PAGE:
• critically discuss the intersection of race and ethnicity with other forms of difference affected by hierarchy and oppression, such as class, gender, sexuality, religion, spirituality, national origin, immigration status, ability and/or age.
  • describe how struggle, resistance, social justice, solidarity and liberation as experienced by communities of color are relevant to current issues. Use an interdisciplinary lens to explain the dimensions of progress for Asian Americans in the U.S. Develop concrete solutions to address the contemporary issues uniquely facing Asian Americans in the U.S.
  • demonstrate active engagement with anti-racist issues, practices and movements to build a diverse, just and equitable society beyond the classroom. List and describe contemporary social issues facing Asian Americans in the U.S.

ETHNS 340 Chicanos/Mexican Americans in the U.S.

  • Units:3
  • Hours:54 hours LEC
  • Prerequisite:None.
  • Advisory:ENGWR 300 with a grade of "C" or better
  • Transferable:CSU; UC
  • General Education:AA/AS Area V(b); AA/AS Area VI
  • Catalog Date:January 1, 2022

This course introduces students to the diverse institutional, cultural, and historical issues relating to the past and present life circumstances and intersectional identities of Chicana/o/x Americans within the United States. Specifically, this course examines and redefines the lives of Chicana/o/x Americans through their own experiences from the inside looking out at the world.

Student Learning Outcomes

Upon completion of this course, the student will be able to:

  • analyze and articulate concepts of Ethnic Studies, including but not limited to race and ethnicity, racialization, equity, ethnocentrism, euro-centrism, white supremacy, self-determination, liberation, decolonization and anti-racism.
  • apply Identity, Conflict, Critical Race, Liberation and Cultural Capital theories to describe critical events in the histories, cultures and intellectual traditions, with special focus on the lived-experiences and social struggles of Chicana/o/x, emphasizing agency and group-affirmation.
  • critically discuss the intersection of race and ethnicity with other forms of difference affected by hierarchy and oppression, such as class, gender, sexuality, religion, spirituality, national origin, immigration status, ability and/or age.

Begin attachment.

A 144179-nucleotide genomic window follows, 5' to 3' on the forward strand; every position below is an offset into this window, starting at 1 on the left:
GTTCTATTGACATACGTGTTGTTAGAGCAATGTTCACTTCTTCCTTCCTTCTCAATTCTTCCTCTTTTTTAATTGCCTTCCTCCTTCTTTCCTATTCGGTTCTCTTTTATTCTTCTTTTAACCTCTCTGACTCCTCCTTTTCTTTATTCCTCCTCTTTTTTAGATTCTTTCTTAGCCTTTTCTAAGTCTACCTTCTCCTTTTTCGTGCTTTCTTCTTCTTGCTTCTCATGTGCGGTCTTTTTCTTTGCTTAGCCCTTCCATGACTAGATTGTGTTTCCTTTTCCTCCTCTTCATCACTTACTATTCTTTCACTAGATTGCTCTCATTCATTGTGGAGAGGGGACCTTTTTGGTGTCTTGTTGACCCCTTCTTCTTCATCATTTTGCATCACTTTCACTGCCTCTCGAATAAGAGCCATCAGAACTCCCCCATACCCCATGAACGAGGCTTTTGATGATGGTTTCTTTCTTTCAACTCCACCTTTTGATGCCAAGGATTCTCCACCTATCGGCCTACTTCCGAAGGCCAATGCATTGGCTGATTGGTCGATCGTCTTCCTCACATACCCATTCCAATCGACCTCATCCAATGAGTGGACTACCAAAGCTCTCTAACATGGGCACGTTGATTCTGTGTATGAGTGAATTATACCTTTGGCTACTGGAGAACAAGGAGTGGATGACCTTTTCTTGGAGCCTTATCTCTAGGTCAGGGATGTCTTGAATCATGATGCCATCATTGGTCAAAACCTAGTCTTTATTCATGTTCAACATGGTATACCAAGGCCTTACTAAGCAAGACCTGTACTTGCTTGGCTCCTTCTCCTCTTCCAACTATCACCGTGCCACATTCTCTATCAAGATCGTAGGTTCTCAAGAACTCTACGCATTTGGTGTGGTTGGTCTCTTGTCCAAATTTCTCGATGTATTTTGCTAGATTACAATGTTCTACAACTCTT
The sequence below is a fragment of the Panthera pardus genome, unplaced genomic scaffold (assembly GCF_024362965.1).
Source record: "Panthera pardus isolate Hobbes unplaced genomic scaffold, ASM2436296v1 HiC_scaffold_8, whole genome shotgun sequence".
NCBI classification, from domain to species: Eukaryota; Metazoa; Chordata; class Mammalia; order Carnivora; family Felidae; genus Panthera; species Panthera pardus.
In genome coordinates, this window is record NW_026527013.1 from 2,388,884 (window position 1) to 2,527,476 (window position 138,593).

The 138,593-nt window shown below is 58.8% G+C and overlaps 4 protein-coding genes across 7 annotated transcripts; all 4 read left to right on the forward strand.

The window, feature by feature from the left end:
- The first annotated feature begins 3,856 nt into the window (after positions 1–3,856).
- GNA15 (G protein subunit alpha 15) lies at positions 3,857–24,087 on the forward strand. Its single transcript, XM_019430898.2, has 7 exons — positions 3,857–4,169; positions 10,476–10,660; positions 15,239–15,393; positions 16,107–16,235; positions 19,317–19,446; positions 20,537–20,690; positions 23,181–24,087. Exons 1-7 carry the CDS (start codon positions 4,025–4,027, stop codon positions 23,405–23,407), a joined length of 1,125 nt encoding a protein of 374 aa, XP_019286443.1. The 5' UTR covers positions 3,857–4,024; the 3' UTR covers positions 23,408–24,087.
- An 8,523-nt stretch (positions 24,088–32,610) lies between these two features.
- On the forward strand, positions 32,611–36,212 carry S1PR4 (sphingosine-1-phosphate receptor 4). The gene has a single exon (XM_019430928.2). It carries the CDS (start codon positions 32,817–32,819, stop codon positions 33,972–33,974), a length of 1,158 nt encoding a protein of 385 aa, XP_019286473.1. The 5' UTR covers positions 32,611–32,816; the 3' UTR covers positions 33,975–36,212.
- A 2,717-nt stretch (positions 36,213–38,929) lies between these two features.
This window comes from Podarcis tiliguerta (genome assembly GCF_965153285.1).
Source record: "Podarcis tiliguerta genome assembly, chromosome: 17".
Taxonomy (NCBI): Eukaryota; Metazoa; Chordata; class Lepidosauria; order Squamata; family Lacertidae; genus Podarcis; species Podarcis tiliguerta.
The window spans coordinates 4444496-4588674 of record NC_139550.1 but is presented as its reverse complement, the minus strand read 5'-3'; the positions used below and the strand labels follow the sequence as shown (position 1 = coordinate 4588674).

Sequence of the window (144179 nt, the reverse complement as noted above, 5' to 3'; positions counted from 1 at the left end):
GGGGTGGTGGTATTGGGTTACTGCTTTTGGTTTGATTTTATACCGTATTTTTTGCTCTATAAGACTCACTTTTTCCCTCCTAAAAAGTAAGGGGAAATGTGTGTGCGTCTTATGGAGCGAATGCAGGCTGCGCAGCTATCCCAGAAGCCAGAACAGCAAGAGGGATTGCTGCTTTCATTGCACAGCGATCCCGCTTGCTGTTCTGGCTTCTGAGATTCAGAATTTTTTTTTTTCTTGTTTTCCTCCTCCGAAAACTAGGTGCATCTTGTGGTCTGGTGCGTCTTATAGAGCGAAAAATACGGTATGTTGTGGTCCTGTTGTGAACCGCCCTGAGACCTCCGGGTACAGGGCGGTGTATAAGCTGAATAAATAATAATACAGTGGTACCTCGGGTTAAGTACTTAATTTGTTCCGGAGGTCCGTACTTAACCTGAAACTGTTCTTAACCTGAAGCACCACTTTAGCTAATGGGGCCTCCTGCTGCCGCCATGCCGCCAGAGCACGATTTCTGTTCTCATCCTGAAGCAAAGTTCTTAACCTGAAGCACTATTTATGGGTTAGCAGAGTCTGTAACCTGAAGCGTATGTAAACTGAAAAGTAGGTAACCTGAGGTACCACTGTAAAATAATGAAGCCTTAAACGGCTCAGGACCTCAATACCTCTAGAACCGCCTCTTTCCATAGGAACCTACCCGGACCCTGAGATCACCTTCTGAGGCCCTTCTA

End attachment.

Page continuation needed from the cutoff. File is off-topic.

• describe how struggle, resistance, social justice, solidarity and liberation as experienced by Chicana/o/x communities are relevant to current social and political issues.
  • demonstrate active engagement with anti-racist issues, practices and movements to build a diverse, just and equitable society beyond the classroom.

ETHNS 350 Introduction to Native American Studies

  • Units:3
  • Hours:54 hours LEC
  • Prerequisite:None.
  • Advisory:ENGWR 300 with a grade of "C" or better
  • Transferable:CSU; UC
  • General Education:AA/AS Area V(b); AA/AS Area VI
  • Catalog Date:January 1, 2022

This course introduces students to Ethnic Studies and the diverse institutional, cultural, and historical issues relating to the past and present life circumstances and intersectional identities of Native Americans/American Indians within the United States. This course is a survey of traditional cultures of Native Americans/American Indians focusing on the social, religious, economic, and artistic practices. The antiquity, distribution, and linguistic histories of Native American/American Indian cultures are integrated with the contemporary status of Native peoples regarding social change and adaptation.

Student Learning Outcomes

Upon completion of this course, the student will be able to:

  • analyze and articulate concepts of Ethnic Studies, including but not limited to race and ethnicity, racialization, equity, ethno-centrism, eurocentrism, white supremacy, self-determination, liberation, decolonization and anti-racism.
  • apply Identity, Conflict, Critical Race (Tribal Critical Race), Liberation and Cultural Capital theories to describe critical events in the histories, cultures and intellectual traditions, with special focus on the lived-experiences and social struggles of Native Americans/American Indians emphasizing agency and group-affirmation.
  • critically discuss the intersection of race and ethnicity with other forms of difference affected by hierarchy and oppression, such as class, gender, sexuality, religion, spirituality, national origin, immigration status, ability and/or age.
  • describe how struggle, resistance, social justice, solidarity and liberation as experienced by Native American/ American Indian communities are relevant to current issues.
  • demonstrate active engagement with anti-racist issues, practices and movements to build a diverse, just and equitable society beyond the classroom.
  • comprehend and compare the issues of sovereignty and nationhood relative to Native nations.
  • identify and evaluate forms of cultural retention, transmission, and adaptation.

ETHNS 499 Experimental Offering in Ethnic Studies

  • Units:0.5 - 4
  • Prerequisite:None.
  • Catalog Date:January 1, 2022

This is the experimental courses description.